The constitutionality of the U.S. government's bulk collection of telephone records as exposed by Edward Snowden is before a court this afternoon--Moot Court at UC Irvine--and you can swing by and check it out for free.
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The annual Experian/Jones Day Moot Court Competition is eligible to all second-year UCI School of Law students as well as third-year law students who have not previously advanced beyond the preliminary round in a previous UCI Law Moot Court contest. Competitors are assigned a case and must write briefs and argue before an appellate court composed of "distinguished" members of the bench and bar.
The constitutionality of bulk collection of phone records was the case chosen for the 2014-15 competition, and beginning with the briefs that were due last Oct. 27 through practice and preliminary, advancing competitors announced and three elimination rounds, we come to today's final arguments by Aaron Benmark and Jackie Shepherd.
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Here is the background on what the students are arguing before Hon. Carlos F. Lucero, U.S. Court of Appeals for the Tenth Circuit; Hon. Allyson K. Duncan, U.S. Court of Appeals for the Fourth Circuit; and Hon. Susan Graber, U.S. Court of Appeals for the Ninth Circuit:
In June 2013, Edward Snowden publicly disclosed Foreign Intelligence Surveillance Court orders exposing the government's bulk telephony metadata collection program. In the wake of this disclosure, numerous lawsuits were filed across the nation challenging the legality of this program on statutory and constitutional grounds.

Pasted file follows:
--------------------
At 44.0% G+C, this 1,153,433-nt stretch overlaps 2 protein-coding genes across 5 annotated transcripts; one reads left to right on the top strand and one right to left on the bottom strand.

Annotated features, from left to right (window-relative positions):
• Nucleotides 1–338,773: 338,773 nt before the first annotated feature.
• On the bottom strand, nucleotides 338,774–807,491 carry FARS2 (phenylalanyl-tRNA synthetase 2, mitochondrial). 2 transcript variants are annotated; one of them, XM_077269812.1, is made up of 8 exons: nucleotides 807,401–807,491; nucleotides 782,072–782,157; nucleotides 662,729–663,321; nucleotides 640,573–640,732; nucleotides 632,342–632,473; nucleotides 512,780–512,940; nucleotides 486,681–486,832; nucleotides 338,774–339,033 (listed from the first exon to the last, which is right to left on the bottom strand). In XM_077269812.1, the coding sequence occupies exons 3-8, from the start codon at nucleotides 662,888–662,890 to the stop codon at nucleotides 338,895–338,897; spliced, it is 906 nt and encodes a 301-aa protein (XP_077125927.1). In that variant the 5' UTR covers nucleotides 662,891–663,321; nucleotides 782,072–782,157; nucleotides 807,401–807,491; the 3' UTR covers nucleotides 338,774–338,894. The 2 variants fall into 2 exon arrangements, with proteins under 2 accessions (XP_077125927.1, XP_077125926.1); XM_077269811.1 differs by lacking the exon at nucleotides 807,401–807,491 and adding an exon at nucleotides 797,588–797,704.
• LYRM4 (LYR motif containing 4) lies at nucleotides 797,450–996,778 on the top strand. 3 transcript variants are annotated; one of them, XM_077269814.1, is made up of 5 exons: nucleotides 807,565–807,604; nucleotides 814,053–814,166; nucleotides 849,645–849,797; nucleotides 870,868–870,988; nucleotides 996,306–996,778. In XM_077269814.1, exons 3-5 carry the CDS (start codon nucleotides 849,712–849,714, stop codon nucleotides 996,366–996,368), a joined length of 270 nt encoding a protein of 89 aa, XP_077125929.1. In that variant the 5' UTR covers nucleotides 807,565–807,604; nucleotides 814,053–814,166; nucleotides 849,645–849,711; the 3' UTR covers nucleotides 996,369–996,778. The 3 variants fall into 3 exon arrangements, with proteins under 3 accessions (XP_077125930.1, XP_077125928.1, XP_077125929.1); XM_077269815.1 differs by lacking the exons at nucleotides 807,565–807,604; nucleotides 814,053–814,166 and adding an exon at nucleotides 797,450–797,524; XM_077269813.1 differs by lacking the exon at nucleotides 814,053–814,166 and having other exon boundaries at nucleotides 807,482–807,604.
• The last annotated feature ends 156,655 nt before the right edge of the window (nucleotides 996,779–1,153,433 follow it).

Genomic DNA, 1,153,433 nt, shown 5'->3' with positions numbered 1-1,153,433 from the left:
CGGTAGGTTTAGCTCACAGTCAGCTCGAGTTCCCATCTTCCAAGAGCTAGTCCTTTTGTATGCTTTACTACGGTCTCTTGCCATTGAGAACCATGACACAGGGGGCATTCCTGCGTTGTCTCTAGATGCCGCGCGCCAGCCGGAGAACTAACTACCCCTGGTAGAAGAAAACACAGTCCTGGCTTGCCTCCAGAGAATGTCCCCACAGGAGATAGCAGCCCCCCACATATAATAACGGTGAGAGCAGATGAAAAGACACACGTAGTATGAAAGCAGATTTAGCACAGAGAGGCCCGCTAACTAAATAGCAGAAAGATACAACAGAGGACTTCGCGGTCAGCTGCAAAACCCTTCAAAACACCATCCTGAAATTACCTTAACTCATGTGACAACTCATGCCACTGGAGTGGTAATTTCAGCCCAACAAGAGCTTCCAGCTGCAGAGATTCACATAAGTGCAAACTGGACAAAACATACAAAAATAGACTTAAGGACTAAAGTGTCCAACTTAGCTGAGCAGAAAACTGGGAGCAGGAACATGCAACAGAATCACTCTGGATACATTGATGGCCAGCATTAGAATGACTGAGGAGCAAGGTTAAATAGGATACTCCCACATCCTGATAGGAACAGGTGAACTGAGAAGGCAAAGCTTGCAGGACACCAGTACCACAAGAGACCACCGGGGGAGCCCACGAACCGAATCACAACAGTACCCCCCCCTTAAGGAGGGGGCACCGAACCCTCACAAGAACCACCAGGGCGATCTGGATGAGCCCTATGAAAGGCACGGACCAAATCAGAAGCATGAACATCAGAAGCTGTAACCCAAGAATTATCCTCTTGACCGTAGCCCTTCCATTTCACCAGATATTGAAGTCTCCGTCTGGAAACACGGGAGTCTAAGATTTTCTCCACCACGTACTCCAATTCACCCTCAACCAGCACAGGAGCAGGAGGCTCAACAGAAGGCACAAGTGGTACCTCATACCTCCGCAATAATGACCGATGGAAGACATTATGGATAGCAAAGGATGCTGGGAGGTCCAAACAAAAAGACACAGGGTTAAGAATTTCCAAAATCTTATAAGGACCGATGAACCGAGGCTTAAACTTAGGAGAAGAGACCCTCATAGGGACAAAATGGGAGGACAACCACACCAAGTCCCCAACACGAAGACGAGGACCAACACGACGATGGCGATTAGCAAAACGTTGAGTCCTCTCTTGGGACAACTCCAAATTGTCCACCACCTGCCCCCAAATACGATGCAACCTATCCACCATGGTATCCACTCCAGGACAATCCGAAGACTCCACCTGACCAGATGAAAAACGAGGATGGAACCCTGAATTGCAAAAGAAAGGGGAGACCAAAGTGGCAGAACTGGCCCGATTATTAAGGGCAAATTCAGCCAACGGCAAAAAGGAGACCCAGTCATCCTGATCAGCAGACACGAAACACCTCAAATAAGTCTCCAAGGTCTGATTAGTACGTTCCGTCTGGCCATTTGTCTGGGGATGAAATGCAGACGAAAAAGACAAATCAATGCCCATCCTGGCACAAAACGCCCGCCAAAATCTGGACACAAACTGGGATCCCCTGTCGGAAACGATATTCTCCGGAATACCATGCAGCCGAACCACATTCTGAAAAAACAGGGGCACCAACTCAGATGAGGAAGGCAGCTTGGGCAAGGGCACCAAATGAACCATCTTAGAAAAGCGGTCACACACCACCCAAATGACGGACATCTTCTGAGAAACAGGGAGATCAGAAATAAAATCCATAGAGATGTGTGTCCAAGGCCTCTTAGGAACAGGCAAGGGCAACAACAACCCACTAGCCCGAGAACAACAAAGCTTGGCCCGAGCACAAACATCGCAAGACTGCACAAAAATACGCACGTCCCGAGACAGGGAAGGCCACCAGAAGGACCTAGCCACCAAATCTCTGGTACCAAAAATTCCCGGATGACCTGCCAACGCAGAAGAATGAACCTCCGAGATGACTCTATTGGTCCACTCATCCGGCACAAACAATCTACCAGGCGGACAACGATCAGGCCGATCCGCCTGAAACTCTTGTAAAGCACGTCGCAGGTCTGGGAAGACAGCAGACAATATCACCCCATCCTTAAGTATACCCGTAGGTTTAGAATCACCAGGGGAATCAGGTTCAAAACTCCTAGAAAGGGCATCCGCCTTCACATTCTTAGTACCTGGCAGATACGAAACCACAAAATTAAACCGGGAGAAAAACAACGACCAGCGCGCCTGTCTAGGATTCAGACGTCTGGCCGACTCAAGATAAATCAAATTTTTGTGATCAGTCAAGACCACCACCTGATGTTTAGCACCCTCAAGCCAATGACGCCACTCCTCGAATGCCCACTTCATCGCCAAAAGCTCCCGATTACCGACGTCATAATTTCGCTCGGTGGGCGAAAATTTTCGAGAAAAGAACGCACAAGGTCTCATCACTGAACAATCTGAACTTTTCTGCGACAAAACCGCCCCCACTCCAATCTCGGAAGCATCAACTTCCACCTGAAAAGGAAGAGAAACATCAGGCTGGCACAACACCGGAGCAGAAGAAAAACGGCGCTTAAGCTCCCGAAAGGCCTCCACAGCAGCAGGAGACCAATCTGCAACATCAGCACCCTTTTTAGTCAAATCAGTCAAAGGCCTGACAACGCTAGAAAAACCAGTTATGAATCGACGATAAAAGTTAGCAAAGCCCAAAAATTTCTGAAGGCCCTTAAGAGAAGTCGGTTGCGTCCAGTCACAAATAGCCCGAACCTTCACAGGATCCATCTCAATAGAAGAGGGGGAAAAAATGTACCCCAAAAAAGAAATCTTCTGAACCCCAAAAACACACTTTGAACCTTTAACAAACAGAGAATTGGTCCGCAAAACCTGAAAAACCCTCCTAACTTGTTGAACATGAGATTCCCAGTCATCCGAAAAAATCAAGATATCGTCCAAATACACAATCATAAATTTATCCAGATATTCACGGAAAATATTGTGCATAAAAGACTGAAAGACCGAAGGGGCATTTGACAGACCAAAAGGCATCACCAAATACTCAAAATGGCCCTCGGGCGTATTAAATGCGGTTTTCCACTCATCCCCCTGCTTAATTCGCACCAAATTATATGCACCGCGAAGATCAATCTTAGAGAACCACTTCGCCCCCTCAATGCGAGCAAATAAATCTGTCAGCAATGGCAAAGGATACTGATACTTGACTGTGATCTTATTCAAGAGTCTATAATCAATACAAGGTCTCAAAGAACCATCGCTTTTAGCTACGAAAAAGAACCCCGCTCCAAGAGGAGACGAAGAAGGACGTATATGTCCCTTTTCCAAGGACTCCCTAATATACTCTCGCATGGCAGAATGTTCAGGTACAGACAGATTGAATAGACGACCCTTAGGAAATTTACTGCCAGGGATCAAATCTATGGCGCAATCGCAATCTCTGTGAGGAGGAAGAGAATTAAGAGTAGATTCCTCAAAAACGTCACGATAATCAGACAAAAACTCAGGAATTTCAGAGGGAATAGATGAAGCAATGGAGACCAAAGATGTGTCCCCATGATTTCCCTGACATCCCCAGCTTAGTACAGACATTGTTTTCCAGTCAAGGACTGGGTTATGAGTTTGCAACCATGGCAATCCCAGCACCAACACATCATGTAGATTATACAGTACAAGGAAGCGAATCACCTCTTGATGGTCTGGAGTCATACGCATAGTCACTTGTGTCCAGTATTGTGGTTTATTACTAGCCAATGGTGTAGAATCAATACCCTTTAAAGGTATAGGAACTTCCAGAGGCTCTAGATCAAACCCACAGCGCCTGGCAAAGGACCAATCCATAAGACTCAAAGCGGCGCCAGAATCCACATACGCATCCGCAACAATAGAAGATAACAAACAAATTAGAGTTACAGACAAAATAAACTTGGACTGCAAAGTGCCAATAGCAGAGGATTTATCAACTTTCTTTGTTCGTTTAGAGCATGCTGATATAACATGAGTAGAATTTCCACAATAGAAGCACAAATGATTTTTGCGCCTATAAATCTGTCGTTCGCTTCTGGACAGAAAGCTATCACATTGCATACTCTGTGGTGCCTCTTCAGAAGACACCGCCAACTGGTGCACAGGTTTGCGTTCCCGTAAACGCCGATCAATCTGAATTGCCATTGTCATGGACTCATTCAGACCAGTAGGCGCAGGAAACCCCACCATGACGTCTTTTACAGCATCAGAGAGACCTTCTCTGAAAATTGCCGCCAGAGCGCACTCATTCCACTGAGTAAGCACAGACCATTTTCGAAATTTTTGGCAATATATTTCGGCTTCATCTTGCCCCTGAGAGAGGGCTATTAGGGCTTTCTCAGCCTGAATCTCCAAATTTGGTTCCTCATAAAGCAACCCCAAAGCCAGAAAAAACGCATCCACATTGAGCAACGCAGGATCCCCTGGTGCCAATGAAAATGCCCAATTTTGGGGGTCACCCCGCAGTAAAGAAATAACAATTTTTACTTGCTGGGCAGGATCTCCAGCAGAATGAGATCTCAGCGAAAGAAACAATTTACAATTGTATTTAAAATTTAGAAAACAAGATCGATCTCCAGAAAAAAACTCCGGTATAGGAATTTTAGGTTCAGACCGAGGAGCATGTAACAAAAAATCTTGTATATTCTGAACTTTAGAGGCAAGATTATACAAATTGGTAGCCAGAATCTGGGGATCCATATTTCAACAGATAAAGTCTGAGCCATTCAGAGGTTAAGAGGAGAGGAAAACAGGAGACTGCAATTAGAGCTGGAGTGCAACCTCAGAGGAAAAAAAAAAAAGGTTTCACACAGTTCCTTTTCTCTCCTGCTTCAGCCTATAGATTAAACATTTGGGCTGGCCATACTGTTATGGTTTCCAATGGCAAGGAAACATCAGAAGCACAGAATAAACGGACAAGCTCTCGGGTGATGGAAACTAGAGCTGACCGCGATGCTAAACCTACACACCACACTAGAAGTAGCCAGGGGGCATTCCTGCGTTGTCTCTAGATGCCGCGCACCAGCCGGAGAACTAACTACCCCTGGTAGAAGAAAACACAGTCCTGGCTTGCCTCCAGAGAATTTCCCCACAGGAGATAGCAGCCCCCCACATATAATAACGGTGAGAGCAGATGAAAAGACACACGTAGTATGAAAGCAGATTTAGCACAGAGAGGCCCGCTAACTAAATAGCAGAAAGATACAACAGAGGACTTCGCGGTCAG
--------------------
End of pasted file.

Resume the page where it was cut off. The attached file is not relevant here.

In two such challenges--Klayman v. Obama and American Civil Liberties Union v. Clapper--Petitioners brought separate claims for declaratory and injunctive relief, alleging that the metadata program violated their First and Fourth Amendment rights under the United States Constitution. The district courts reached opposite conclusions as to the Petitioners' claims. In Klayman, the district court held that Petitioners had demonstrated a likelihood of succeeding on the merits that the program violated the Fourth Amendment and thus it was unnecessary to reach the First Amendment question. Meanwhile, the district court in ACLU held that plaintiffs had not sufficiently shown that the program violated the Fourth Amendment and, moreover, that plaintiffs lacked standing to pursue their First Amendment claim.
This moot court problem hypothesizes that while these cases were pending appeal, the ACLU plaintiffs petitioned the United States Supreme Court for a Writ of Certiorari Before the Judgment of a Federal Court of Appeals. This unusual procedure is granted "only upon a showing that the case is of such imperative public importance as to justify deviation from normal appellate practice and to require immediate determination in this Court." Sup. Ct. R. 11. The Supreme Court granted Petitioners' request and consolidated the above cases to resolve the following three issues:
I. Whether Petitioners have standing to pursue a First Amendment challenge to the metadata program;
II. Whether the metadata program violates the First Amendment of the United States Constitution; and
III. Whether the metadata program violates the Fourth Amendment of the United States Constitution.
The public is invited to come watch for free--well, free if you don't have a car you need to park on campus. It runs from 3:30 to 5 p.m., with a reception to follow, (no RSVP required, in Crystal Cove Auditorium. You'd park in Student Center Parking Structure (SCPS).